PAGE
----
A three dimensional fractal, derived from a Sierpinski Carpet, which is in turn a 4 sided version of the Sierpinski Triangle. Investigated by Karl Menger in 1926.

The level 0 carpet is simply a square. Level 1 is formed by taking the square and removing a square one ninth of the area from the middle, thus:

```   _________________
|                 |
|                 |
|      _____      |
|     |     |     |
|     |     |     |  level 1 Sierpinski Carpet
|     |_____|     |
|                 |
|                 |
|_________________|

```

Subsequent levels are formed recursively by replacing each smaller square section with a level 1 square, thus:

```   _________________
|  _     _     _  |
| |_|   |_|   |_| |
|      _____      |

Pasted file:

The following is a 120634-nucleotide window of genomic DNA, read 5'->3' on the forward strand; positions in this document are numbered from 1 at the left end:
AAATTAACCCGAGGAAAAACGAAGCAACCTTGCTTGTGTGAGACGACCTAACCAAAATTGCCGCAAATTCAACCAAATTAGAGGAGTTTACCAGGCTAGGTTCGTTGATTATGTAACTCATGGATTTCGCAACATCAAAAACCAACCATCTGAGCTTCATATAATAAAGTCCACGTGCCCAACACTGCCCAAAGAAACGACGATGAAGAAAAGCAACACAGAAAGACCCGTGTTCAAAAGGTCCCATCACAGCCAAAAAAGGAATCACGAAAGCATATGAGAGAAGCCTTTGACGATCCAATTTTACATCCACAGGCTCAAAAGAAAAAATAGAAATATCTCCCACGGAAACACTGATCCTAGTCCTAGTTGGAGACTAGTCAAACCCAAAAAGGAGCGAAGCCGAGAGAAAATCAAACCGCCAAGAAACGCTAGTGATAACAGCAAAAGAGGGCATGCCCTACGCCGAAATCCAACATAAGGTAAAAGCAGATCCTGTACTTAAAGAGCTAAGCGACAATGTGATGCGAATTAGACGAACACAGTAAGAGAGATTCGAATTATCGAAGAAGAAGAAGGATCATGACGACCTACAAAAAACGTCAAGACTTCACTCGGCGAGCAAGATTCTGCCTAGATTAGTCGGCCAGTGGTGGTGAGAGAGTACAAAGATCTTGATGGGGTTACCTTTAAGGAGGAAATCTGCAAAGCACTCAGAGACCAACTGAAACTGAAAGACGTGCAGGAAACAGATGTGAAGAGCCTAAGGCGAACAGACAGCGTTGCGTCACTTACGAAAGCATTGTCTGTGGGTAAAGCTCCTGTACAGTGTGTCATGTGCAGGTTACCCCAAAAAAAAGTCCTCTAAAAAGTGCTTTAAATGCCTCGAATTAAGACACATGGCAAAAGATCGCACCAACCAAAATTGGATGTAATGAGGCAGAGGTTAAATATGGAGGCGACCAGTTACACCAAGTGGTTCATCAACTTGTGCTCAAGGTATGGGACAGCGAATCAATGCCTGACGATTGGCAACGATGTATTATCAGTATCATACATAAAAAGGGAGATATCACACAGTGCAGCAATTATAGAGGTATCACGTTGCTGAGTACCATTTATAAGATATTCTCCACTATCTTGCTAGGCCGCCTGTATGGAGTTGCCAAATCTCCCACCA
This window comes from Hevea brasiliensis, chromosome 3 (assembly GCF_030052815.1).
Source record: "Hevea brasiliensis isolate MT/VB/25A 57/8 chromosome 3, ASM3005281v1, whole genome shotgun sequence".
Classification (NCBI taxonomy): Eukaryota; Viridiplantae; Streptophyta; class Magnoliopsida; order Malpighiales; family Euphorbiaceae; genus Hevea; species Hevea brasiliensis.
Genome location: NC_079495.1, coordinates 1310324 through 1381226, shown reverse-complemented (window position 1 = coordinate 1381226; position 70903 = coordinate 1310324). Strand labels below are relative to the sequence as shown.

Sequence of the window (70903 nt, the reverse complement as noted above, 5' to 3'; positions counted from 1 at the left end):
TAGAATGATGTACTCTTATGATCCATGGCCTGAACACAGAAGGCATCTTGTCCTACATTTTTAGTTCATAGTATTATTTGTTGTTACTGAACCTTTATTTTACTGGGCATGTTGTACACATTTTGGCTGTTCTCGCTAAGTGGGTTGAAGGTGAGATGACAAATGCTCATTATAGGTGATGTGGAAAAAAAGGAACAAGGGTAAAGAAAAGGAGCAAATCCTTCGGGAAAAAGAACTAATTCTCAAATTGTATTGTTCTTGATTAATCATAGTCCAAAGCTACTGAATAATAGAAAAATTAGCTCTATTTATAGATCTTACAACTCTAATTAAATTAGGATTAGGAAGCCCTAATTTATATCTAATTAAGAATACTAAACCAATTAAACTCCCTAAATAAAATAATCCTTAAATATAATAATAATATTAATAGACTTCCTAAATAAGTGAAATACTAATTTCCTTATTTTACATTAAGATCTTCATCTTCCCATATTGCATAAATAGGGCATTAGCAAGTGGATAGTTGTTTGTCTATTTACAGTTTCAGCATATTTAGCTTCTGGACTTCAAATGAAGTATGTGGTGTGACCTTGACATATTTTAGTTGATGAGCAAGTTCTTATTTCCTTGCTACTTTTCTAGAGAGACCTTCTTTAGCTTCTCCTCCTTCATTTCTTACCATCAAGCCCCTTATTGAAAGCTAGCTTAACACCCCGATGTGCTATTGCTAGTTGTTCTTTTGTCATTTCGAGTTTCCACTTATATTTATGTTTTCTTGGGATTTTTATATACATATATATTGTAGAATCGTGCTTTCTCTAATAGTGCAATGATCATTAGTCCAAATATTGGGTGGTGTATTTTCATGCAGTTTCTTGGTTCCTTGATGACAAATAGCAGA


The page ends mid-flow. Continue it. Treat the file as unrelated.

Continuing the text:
|  _  |     |  _  |
| |_| |     | |_| |  level 2 Sierpinski Carpet
|     |_____|     |
|  _     _     _  |
| |_|   |_|   |_| |
|_________________|

```

Now the fun begins with the 3D version, where you do the same thing, but with cubes. Removing the central square on each side and through the middle produces a level 1 Menger Sponge. They are called fractal sponges because each solid component is still a part of the whole (the opposite kind is called dust).

Of course the most interesting thing about a Menger Sponge is that a perfect one (infinitely many iterations) will have an infinite surface area but zero volume. Weird, but also quite cool. In fact, it's so cool that the MIT origami club (amongst others) have undertaken to build a level 3 cube out of 66048 business cards!

Crazy paper-folding mathmeticians...

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